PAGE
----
- - Monday, April 30, 2012

MADRID — King Juan Carlos’ 36-year honeymoon with the Spanish people is officially over.

Many are reconsidering the value of the monarchy, and some are calling for a royal abdication after several scandals, including a luxury African safari during a bitter economic crisis.

“Over the years, the king has been allowed a lot of things, but the economic crisis that Spain is going through has made his lifestyle more noticeable,” said Rocio Fernandez, 25, who works in the pharmaceutical industry in Madrid. “Taking into account the times we’re living in, he should be setting an example.”

Jose Apezarena, a veteran royal watcher and author of a biography of heir apparent Prince Felipe, said, “The monarchy needs to explain its role in Spain, something it has not had to do up to now.

“It has to communicate that it’s meaningful for [Spanish society] and for the international image of this country. Also, from now it will have to be more open.”

Since his royal anointment in November 1975, King Juan Carlos has taken several extravagant and controversial trips.

But in mid-April, his safari in Botswana - estimated to have cost as much as $53,000 - made headlines because the 74-year-old monarch broke his hip and had to be flown home to Madrid.

The timing could not have been worse.

Spain’s creditworthiness had reached a historic low, and Argentina was finalizing the nationalization of YPF, an affiliate of the Spanish oil company Repsol.

In addition, the government announced that Spain’s unemployment rate had hit 24.4 percent - the highest in Europe - and youth joblessness had reached 52 percent. Economists were predicting a financial bailout.

As a result, a photograph of the king happily posing with a gun and a dead elephant that actually was taken in 2006 went viral on the Internet, a portrait intended to show how out of touch the monarch is, observers said.

A scandalous year

The safari was the latest scandal that kept the royal family on the front pages in the past year, during which its approval rating dropped to below 50 percent, according to a recent poll by the Center for Sociological Studies.

The king’s son-in-law - Duke Inaki Urdangarin, husband of Princess Cristina - is standing trial on charges of pocketing almost $8 million from public contracts. He is suspected of using a nonprofit group as a cover to transfer the money to private offshore accounts.

The duke, who has appeared once before the judge, has not been charged with a crime but has been suspended from participating in official events with the royal family.

Investigators are looking into whether King Juan Carlos and Princess Cristina are involved, according to information leaked to El Pais newspaper.

On April 9, the king’s eldest grandson was hospitalized after shooting himself in the foot.

Prosecutors are considering whether to charge the boy’s father, the king’s former son-in-law, for allowing the 13-year-old to operate a firearm. Spanish law forbids anyone younger than 14 from using a firearm.

Many Spaniards have expressed irritation that while the government continues to make deep budget cuts, the royal family’s allowance has decreased by only 2 percent and was excluded from a law enacted to clarify how tax revenue is spent.

Unlike many of Europe’s other royals, the Spanish monarchy never has been subject to public criticism before, particularly in the media.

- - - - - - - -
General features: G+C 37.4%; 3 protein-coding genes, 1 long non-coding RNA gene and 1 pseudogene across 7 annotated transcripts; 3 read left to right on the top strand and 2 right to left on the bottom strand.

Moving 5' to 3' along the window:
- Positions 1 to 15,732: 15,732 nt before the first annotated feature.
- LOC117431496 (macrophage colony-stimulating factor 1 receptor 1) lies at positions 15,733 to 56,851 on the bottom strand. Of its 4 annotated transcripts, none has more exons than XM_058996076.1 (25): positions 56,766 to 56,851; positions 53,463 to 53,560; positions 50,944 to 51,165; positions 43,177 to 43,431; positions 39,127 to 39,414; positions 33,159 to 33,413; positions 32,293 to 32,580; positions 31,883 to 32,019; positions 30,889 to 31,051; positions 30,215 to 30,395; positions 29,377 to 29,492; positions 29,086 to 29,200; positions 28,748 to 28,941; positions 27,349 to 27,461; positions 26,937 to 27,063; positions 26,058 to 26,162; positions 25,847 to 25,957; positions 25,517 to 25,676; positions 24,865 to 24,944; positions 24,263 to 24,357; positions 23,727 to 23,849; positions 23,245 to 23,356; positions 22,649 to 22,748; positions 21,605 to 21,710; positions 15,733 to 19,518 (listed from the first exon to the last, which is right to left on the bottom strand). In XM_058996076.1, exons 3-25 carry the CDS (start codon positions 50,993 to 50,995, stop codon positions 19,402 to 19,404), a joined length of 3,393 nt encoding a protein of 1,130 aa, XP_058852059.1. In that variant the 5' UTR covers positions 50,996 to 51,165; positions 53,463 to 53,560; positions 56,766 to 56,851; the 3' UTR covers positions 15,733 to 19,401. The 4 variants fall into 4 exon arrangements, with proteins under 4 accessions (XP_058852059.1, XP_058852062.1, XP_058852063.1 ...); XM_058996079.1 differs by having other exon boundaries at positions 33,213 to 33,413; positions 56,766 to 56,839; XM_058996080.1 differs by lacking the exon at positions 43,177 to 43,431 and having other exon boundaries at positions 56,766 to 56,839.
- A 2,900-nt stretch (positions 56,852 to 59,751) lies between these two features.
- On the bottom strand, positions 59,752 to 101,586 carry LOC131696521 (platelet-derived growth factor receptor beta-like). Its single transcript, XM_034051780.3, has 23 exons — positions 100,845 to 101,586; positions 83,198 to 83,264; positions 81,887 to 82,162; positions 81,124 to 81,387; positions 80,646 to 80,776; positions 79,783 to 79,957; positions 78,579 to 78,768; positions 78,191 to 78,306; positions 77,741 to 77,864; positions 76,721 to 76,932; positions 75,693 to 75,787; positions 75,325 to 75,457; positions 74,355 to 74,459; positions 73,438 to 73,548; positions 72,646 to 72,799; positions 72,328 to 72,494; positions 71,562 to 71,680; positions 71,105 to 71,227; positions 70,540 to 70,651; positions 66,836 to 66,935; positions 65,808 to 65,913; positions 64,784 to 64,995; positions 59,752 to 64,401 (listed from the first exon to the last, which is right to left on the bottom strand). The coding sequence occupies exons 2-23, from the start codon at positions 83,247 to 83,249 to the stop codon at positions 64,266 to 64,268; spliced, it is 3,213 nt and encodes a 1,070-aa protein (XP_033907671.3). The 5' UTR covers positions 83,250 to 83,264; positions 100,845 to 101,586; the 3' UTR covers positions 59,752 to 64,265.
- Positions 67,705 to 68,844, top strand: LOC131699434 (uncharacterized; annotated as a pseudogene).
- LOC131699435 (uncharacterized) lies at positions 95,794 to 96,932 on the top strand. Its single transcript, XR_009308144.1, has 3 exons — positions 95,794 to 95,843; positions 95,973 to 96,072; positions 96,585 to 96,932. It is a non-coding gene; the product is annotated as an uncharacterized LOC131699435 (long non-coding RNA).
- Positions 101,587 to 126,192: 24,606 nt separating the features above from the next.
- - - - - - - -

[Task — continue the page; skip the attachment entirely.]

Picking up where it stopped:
That’s because since the death of Spanish dictator Francisco Franco in 1975, Spaniards have been grateful to King Juan Carlos for his key role in securing democracy. He also is credited with saving Spain’s infant democracy after disavowing a coup attempt in 1981 and urging plotters to surrender.

‘Anything could happen’

Now faced with growing public anger, including calls for the king to abdicate in favor of his only son, Prince Felipe, the king has done the unthinkable: He has apologized for the trip.

“It was wrong, and it won’t happen again,” King Juan Carlos said last week.

Observers say he had no choice.

In Spain, “the idea of the monarchy itself has more to do with popular support than with logic,” said Mr. Apezarena, the biographer.

Mainstream politicians, meanwhile, have been silent on the subject of abdication or of a Spanish republic.

“The two main political parties know that Spain can’t afford the luxury to start a debate about this,” Mr. Apezarena said. “Not in a moment like this.”

Analysts say the monarchy will have to work to restore its legitimacy if it hopes to survive.

Fernando Rayon, who has written several books about the royal family, said the government should draft legislation to regulate the monarchy as an institution.

He said older Spaniards have negative feelings about forming a republic because of “the disastrous experience” in the 1930s, just before the country descended into civil war.

To save the monarchy, Prince Felipe should take over, Mr. Rayon said.

“When the young think about the monarchy, they only take into account if it’s useful or not,” he said. “[Felipe] is closer in age to the younger generation” and could relate to them.

Although it is rare for monarchs to give up the throne, many in Spain believe it is possible but unlikely.

“Royal families are institutions from the past. They are decorative organizations. But when things get bad [economically], people start to question things they had always taken for granted,” said Claudio Perez, 45, a gallery owner in Madrid. “We are living in troubled times. Anything could happen.”

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